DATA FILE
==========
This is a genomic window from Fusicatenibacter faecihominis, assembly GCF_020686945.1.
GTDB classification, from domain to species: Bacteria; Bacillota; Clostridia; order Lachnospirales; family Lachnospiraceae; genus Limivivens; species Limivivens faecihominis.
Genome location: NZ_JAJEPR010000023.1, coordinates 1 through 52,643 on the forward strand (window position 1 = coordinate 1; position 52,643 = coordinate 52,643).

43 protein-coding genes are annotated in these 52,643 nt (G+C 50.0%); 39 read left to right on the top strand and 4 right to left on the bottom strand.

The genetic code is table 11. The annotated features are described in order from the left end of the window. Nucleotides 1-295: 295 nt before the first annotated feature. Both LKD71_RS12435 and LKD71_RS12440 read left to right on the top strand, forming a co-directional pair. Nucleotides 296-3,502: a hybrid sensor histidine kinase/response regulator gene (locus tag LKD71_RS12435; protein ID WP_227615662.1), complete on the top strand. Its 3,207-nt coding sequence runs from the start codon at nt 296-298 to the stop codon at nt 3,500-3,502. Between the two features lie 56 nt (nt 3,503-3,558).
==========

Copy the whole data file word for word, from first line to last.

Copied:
This is a genomic window from Fusicatenibacter faecihominis, assembly GCF_020686945.1.
GTDB classification, from domain to species: Bacteria; Bacillota; Clostridia; order Lachnospirales; family Lachnospiraceae; genus Limivivens; species Limivivens faecihominis.
Genome location: NZ_JAJEPR010000023.1, coordinates 1 through 52,643 on the forward strand (window position 1 = coordinate 1; position 52,643 = coordinate 52,643).

43 protein-coding genes are annotated in these 52,643 nt (G+C 50.0%); 39 read left to right on the top strand and 4 right to left on the bottom strand.

The genetic code is table 11. The annotated features are described in order from the left end of the window. Nucleotides 1-295: 295 nt before the first annotated feature. Both LKD71_RS12435 and LKD71_RS12440 read left to right on the top strand, forming a co-directional pair. Nucleotides 296-3,502: a hybrid sensor histidine kinase/response regulator gene (locus tag LKD71_RS12435; protein ID WP_227615662.1), complete on the top strand. Its 3,207-nt coding sequence runs from the start codon at nt 296-298 to the stop codon at nt 3,500-3,502. Between the two features lie 56 nt (nt 3,503-3,558).